Test Results In!
I received the results of my blood tests, which Dr. McFadzean ordered for me. Instead of going through Lab Corp, like I did the first time, she sent my blood work to IGeneX, Inc. This particular lab specializes in Lyme and other tick-borne diseases http://igenex.com/.
Dr. McFadzean ordered another Western Blot and a PCR test for Lyme, as well as other tests for co-infections. She also ordered a CD57 test, which from what I understand, measures a certain type of white blood cell called the NK cell or Natural Killer Cell. A low CD57 count indicates that your immune system is weak and will need antibiotics to help fight off infection.
If you’re considering going this route, be prepared because it is very pricey! I had a total of 17 tests done and it cost $1463.00!! Ouch!!! This doesn’t include the travel costs to fly out to San Diego to meet with Dr. McFadzean, plus her consultation fee. So far my insurance has not covered anything, but I’m still trying to work things out with them.
Why did I have to fly all the way to San Diego to have this blood work done you might be asking? I could not find a Lyme Literate Medical Doctor (LLMD) in the Dallas area who was willing to send my blood work to a lab like IGenex. IGenex is different because unlike commercial labs, they test for all the bands that are specific to Lyme bacteria. These bands are: 18, 23-25, 31, 34, 39, and 83-93.
Explaining Lyme Disease Testing Techniques
In order to test positive by CDC standards, I needed to have 2 of the following bands positive on the Western Blot IgM: bands 41, 23, or 39. I only had band 41 come back positive on the Lab Corp. test.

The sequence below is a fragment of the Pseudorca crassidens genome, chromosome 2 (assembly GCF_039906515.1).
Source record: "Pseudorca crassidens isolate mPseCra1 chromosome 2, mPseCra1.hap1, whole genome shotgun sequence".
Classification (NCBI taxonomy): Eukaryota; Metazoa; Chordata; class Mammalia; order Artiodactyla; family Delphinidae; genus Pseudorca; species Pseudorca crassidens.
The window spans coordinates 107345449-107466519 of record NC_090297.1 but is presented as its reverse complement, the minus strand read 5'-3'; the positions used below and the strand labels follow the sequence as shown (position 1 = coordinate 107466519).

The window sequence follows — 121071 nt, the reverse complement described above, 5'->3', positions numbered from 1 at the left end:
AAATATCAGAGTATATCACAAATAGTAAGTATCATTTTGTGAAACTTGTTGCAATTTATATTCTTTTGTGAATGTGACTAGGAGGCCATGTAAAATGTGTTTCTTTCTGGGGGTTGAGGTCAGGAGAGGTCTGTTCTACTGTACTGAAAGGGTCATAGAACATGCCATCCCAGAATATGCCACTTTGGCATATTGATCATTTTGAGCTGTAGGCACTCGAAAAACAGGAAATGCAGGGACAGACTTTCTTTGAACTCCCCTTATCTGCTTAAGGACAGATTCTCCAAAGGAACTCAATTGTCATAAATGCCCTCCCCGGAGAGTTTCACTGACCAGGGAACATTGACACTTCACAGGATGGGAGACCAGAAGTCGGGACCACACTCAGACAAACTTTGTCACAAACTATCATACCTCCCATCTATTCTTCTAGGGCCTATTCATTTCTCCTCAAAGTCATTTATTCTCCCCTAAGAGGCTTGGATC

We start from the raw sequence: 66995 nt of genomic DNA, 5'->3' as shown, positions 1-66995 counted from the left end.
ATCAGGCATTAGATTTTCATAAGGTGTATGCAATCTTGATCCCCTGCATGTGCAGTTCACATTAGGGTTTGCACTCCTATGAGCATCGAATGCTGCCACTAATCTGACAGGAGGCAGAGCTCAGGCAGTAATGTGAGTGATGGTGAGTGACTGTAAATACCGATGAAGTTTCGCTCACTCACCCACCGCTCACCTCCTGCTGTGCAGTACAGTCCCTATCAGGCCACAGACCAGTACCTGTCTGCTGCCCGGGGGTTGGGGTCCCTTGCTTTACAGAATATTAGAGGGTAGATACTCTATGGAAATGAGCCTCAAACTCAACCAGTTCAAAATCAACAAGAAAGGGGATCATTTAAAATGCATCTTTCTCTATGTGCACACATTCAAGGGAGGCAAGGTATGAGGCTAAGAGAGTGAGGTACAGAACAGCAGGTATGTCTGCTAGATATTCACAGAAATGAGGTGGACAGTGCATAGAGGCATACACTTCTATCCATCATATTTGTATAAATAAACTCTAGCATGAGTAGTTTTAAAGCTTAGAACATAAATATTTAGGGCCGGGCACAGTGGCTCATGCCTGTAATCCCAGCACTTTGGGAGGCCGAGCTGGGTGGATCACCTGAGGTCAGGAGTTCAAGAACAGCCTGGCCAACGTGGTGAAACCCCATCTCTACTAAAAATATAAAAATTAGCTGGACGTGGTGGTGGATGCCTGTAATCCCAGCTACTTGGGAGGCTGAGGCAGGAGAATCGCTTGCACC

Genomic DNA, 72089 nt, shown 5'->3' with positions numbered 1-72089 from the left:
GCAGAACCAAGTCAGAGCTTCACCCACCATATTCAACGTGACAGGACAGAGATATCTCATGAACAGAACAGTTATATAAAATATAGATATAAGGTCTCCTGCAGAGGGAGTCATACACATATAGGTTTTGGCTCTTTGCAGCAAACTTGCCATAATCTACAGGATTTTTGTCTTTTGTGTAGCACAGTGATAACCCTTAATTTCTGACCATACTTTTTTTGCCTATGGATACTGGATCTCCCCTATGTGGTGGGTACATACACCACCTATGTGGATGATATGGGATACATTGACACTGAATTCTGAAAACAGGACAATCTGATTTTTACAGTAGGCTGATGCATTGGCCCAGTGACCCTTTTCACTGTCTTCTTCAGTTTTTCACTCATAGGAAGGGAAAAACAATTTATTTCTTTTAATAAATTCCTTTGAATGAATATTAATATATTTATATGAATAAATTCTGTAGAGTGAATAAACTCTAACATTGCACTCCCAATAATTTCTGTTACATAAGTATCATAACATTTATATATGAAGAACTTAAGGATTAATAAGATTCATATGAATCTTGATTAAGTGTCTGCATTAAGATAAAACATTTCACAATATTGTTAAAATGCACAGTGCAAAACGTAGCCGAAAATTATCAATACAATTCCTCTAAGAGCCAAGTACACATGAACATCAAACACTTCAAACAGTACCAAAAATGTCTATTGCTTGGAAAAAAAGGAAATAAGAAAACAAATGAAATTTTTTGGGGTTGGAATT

It is unfortunate, that there is such a discrepancy on testing for Lyme disease. Commercial labs and the Center for Disease Control (CDC) do not recognize bands 31 and 34, for example, because these antibodies were at one time used to develop a vaccine for Lyme disease. They exclude these bands in order to not get “false positives” from people who have received this vaccination. This vaccination, however, has not been available to the public since 2002. Therefore, people who have these antibodies present are not considered positive for Lyme by CDC standards, even though they are highly specific to Borrelia Burgdorferi (bacteria associated with Lyme disease).
It took about three weeks before I got my test results in. According to IGeneX, I am positive for Lyme and Bartonella, another type of tick-borne illness. I have the following bands positive: 18, 30, 31, 34, 41, and 66. I am indeterminate (means that the antibody is present but below the calibration standard) on bands 39 and 83-93. I also tested positive for Lyme on the PCR test, which actually detects the DNA of the Lyme bacteria.
I kind of have mixed feelings getting these results. I am happy that I finally know for sure what is wrong with me and that it isn’t anything worse. I am also anxious, knowing that the road ahead to getting better is going to be a long one. I am just thankful to the Lord, for giving me His peace through all of this and for guiding me to the right people to get an accurate diagnosis.
Let the healing begin!!!!
Lyme Disease Testing: Bob Giguere from IGeneX